Danish law generally permits children to consent to medical procedures from the age of 15,[11] but not in the case of abortion where parental consent is required until the age of 18.[12] A minor may petition the government to grant an abortion without parental consent, or (in special cases) even without informing the parents.[12] Such requests number about 20 to 40 per year and are usually granted, though in 2014, one child was refused both parental consent and government exemption and forced to carry her pregnancy to term.[13]

Already in 2003, the Green Left party proposed lowering the age at which an abortion can be had without parental consent to 15,[14] in line with the general Danish age of medical autonomy,[15] but despite securing support from a parliamentary majority, the law remained unchanged at the time. In 2023, the Danish government announced new plans to finally change the law.[16] Children under the age of 15 would still need parental consent.

Access to abortion services edit

Access to abortion services in Denmark is characterised by both the legal availability of the procedure and efforts to ensure a thorough and comprehensive distribution across regions. Abortion is legally permitted within specified gestational limits and under defined circumstances, such as preserving the woman's health or in cases of socio-economic considerations. This legal framework supports women's autonomy in reproductive choices.[1]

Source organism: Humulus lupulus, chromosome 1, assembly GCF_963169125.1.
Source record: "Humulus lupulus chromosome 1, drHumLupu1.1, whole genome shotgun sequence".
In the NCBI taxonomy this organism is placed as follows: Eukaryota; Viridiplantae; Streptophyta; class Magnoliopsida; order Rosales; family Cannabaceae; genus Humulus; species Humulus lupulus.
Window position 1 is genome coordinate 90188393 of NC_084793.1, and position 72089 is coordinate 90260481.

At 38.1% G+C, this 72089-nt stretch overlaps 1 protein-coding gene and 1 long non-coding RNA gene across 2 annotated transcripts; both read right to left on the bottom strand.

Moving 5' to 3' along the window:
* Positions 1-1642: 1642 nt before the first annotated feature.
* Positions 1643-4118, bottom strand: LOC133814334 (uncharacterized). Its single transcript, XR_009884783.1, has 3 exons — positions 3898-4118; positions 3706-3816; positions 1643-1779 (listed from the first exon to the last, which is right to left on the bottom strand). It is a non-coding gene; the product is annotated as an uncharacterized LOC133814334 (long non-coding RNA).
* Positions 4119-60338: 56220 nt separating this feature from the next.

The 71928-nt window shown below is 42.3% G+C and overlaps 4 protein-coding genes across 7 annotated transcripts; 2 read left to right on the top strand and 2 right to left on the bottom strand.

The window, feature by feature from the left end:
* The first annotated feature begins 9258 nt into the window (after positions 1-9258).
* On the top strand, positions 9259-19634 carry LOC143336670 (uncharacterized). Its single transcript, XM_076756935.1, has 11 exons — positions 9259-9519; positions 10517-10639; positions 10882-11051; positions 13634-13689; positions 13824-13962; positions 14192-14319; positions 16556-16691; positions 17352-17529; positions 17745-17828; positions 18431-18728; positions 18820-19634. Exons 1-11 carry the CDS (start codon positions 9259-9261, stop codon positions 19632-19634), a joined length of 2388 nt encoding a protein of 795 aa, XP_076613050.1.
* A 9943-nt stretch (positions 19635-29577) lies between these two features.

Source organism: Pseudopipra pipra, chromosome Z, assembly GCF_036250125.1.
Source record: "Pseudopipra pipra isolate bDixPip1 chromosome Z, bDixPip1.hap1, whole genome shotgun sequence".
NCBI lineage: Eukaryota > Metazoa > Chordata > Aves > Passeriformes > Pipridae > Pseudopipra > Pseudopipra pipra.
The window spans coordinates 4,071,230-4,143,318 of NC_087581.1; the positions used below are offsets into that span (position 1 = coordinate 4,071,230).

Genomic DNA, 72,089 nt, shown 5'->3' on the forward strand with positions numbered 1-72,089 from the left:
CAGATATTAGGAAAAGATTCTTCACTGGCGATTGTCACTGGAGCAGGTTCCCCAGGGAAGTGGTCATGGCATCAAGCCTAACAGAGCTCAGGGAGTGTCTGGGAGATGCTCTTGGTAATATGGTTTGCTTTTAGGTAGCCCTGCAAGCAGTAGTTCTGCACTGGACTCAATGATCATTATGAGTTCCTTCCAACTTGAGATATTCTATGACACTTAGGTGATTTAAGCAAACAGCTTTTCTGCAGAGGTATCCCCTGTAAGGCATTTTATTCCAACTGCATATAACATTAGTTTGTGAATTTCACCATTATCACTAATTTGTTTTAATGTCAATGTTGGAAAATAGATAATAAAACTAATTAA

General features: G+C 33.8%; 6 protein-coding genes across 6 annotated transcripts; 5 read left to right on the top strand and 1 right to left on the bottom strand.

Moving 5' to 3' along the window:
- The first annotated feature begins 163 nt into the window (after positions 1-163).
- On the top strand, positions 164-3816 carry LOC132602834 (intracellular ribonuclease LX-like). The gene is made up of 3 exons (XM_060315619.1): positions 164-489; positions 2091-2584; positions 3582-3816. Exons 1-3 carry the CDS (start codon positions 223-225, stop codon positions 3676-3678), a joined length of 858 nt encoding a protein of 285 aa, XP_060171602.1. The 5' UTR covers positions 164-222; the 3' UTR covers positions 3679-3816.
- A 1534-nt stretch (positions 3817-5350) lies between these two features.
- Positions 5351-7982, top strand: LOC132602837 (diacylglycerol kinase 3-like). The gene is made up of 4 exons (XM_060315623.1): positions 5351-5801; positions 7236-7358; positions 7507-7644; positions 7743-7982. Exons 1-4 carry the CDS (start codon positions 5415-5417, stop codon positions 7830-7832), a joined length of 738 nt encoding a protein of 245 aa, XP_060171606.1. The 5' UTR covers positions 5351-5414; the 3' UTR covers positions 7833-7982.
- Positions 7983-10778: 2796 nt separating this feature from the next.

The Danish healthcare system prioritises comprehensive access to abortion services. In both public and private healthcare facilities, they offer different services, contributing to widespread availability. [compared to?] The Danish Health Authority compiles and publishes detailed statistics on abortion procedures performed annually, offering transparency on the utilisation of these services. The authority's reports include information on the number of abortions, gestational ages, and relevant demographic data. [2][failed verification]

Furthermore, Denmark emphasizes the provision of information and counselling for individuals considering abortions. Women are entitled to receive accurate information about the procedure, its implications, and available alternatives. These counselling sessions are designed to support informed decision-making and ensure that the individual's choice aligns with her circumstances and values, helping them to make a choice that is well-informed and reflective of their personal situation and ethical considerations. [3]

Abortion methods and techniques edit

Abortion methods and techniques practiced in Denmark encompass a range of options tailored to individual preferences, medical considerations, and gestational stages. Medical abortions, which involve the use of medication to induce termination, are available within the first trimester. This method typically involves a combination of mifepristone and misoprostol, administered under medical supervision.[17]

Surgical abortions are conducted both through aspiration and dilation and evacuation (D&E) procedures. Aspiration, often referred to as vacuum aspiration, is performed in the first trimester. It involves the gentle removal of the pregnancy through suction, usually completed within a brief outpatient procedure. D&E, on the other hand, is employed for pregnancies at later gestational stages. This surgical method entails dilating the cervix and evacuating the uterine contents.[18]